Thus you are reduced to playing silly semantic word games full of euphemisms, half-truths and verbal sleight of hand. It can actually get quite philosophical really. The simple question of “is that a bicycle?” becomes a query into the essence of bicycleness. In folded form, a Brompton or any folding bicycle really isn’t a bicycle. At best, it is a loose conglomeration of bicycle related paraphernalia. You certainly couldn’t hop on and pedal away in that state, could you? And isn’t it not lying to call it an inline wheelchair, adult stroller, personal mobility device or simply the neutral and bland exercise equipment? All of which contain some shades of truth; which is to say that you’re not lying.
I leave the vestiges of civil society and enter the more militarized zone of the airport – the TSA screening. Where the woman at check-in was a sort of passively aggressive nagging schoolmarm, the TSA has a very simple and direct take no shit attitude. My half truths are laid bare, figuratively and literally. My shoes are taken off, my belt removed, camera gear disbursed in plastic bins, all my personal belongings subject to scrutiny and ridicule. The Brompton, in folded exercise equipment form fits quite snugly into the TSA scanner. I watch them, watch me, watch them. I get waved through and await for my personal effects to be slowly birthed from the scanner. There is a little bit of a commotion as three TSA personnel scrutinize the x-ray of my poor defenseless and denuded Brompton.
One of the TSA employees knows exactly what it is and is going to blow my cover. She turns to me, smiles and says, “nice bike!” I stifle my urge to correct her, when I see the other two TSA employees nod in approval and the Brompton emerges from behind the rubbery curtain.
It appears, that while the TSA is more gruff in appearance and attitude, their job is not to fine you for having a bicycle – that is the job of the airline.
I’m at the gate and I’m early – about three hours early. That is the amount of time I had buffered in the event that I encountered any problems at check-in or TSA which necessitated a mad scramble to find a box or phone a lawyer. So now I wait.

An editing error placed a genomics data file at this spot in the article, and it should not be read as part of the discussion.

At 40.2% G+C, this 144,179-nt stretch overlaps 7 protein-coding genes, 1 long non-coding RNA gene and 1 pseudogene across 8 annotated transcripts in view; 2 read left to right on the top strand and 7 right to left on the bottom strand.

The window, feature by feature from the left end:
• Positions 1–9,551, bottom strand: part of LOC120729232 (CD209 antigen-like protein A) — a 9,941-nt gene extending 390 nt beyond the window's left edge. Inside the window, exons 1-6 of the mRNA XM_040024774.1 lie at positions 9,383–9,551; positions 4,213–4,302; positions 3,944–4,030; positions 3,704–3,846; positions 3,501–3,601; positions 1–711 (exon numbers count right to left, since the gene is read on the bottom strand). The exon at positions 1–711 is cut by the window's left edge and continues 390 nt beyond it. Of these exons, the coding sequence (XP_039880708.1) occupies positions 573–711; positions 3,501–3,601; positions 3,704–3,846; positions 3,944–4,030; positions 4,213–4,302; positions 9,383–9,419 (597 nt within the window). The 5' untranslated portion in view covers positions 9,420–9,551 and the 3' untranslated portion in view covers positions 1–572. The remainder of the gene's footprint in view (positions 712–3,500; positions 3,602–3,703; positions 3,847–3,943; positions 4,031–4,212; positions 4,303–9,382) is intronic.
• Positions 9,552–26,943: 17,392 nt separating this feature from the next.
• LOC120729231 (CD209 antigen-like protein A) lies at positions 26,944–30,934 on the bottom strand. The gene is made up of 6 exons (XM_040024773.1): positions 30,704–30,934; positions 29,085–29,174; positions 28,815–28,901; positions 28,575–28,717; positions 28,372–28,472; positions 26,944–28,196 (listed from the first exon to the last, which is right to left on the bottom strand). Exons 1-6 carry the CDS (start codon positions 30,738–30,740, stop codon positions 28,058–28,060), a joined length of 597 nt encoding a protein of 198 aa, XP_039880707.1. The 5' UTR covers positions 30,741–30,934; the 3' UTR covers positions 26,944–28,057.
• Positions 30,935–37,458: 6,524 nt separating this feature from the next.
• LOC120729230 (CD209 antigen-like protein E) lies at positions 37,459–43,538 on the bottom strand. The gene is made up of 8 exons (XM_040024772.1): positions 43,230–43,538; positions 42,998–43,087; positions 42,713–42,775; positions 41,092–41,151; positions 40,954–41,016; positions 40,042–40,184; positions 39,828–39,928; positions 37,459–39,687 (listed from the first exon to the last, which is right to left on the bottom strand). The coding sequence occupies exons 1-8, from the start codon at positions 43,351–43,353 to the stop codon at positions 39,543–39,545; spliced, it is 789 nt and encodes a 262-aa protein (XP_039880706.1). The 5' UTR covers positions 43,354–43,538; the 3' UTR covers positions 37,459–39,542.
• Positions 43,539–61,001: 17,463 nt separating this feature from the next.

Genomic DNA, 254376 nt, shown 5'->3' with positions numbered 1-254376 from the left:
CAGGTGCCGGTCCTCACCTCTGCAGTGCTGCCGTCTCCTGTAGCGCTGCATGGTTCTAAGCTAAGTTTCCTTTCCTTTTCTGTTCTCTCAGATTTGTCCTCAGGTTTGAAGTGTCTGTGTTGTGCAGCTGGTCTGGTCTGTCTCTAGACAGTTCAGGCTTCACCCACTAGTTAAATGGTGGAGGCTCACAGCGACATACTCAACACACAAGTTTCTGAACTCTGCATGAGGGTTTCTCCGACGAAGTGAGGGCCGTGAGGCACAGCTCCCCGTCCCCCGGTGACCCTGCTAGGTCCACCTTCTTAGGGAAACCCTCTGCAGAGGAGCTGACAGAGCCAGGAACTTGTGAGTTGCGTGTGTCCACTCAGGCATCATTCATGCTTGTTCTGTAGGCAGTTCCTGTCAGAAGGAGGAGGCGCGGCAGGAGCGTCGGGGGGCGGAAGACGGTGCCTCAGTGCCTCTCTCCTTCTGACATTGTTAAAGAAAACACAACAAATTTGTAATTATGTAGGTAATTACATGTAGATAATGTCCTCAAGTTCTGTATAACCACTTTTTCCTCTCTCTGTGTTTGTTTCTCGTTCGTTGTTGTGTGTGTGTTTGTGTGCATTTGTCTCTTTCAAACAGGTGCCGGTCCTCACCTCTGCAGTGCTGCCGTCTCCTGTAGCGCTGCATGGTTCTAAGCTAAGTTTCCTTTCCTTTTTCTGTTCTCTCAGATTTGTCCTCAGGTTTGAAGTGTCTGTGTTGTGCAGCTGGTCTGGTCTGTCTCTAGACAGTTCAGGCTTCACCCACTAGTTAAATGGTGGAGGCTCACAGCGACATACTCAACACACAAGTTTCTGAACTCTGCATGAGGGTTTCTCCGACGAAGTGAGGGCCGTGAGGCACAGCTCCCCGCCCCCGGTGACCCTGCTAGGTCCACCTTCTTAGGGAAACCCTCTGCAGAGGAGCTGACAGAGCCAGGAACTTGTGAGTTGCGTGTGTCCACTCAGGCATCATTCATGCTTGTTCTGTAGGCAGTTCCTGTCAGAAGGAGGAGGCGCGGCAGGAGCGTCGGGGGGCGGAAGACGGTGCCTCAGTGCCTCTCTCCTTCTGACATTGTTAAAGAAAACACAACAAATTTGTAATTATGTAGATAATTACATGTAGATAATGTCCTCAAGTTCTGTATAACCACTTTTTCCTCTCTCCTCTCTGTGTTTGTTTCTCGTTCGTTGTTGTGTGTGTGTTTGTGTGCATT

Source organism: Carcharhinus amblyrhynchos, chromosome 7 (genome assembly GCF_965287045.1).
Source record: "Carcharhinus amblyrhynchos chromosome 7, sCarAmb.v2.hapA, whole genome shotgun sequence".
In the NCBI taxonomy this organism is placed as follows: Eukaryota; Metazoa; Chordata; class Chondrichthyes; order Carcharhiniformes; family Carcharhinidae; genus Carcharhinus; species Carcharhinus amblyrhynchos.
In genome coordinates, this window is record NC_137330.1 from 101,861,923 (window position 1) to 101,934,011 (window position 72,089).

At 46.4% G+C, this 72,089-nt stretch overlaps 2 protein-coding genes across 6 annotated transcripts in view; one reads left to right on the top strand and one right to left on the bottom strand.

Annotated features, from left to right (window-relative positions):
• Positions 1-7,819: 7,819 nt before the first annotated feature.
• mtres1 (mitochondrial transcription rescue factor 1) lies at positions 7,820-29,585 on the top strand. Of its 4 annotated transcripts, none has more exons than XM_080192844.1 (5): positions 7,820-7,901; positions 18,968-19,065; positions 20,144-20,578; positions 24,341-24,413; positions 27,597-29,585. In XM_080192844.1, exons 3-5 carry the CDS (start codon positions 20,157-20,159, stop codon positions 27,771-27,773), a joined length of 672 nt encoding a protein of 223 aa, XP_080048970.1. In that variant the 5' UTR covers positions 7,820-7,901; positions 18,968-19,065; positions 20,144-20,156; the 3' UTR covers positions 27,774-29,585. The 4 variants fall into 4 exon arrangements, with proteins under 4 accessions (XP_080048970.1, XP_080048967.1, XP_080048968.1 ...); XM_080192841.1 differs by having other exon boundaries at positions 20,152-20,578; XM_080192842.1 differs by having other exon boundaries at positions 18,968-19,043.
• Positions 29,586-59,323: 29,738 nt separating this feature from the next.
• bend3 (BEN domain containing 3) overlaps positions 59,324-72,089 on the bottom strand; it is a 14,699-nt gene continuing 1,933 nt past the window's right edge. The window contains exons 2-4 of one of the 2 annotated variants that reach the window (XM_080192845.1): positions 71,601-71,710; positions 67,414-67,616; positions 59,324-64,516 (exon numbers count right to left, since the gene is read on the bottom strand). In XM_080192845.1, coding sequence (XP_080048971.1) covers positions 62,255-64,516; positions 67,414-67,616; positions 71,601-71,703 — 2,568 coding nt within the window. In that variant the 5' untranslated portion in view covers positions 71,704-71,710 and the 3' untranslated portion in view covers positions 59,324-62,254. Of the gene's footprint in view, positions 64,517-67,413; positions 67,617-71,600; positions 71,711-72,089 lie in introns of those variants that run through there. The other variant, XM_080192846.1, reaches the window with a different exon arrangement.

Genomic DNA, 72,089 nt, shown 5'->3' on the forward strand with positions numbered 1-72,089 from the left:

It is so early I am the only one at the gate. I sit there with my Brompton folded up in a neat little package of steel and rubber. I can’t help but think how utterly absurd this all is. I brought a bicycle with me on the plane so when I land I can just hop on and ride. Transportational freedom. I wouldn’t be at the mercy of a city bus or spend money on a rental car or try to bribe a friend to pick me up. I am just trying to do something simple and efficient. And in order to do that, I had to subject myself to half a morning of accusations and prodding.
The woman stationed at the gate’s counter arrives. She’s shuffling papers and preparing for the onslaught of passengers. She is young and is dressed very neatly. She seems like she could be reasonable but I don’t get my hopes up. I ready myself for another round of word games and diversionary tactics. I am very tired at this point and am nearing my wits end. I just want to be on the other end of the flight, pedaling around in the sunshine.
As she approaches all my defenses are up. My arguments and counter argument that range from the plausible to the absurd are ready to be deployed. I look at her and I know she knows that it is a bicycle. The question is, do we do the silly dance again?
“I assume you are going to gate-check this?” she asks. I tell her yes. She hands me the gate-check tag and finally I feel relief. I slump into my chair, my ordeal for now is over. I still have two hours left to wait so I close my eyes and I slowly start to drift into shallow and exhausted sleep.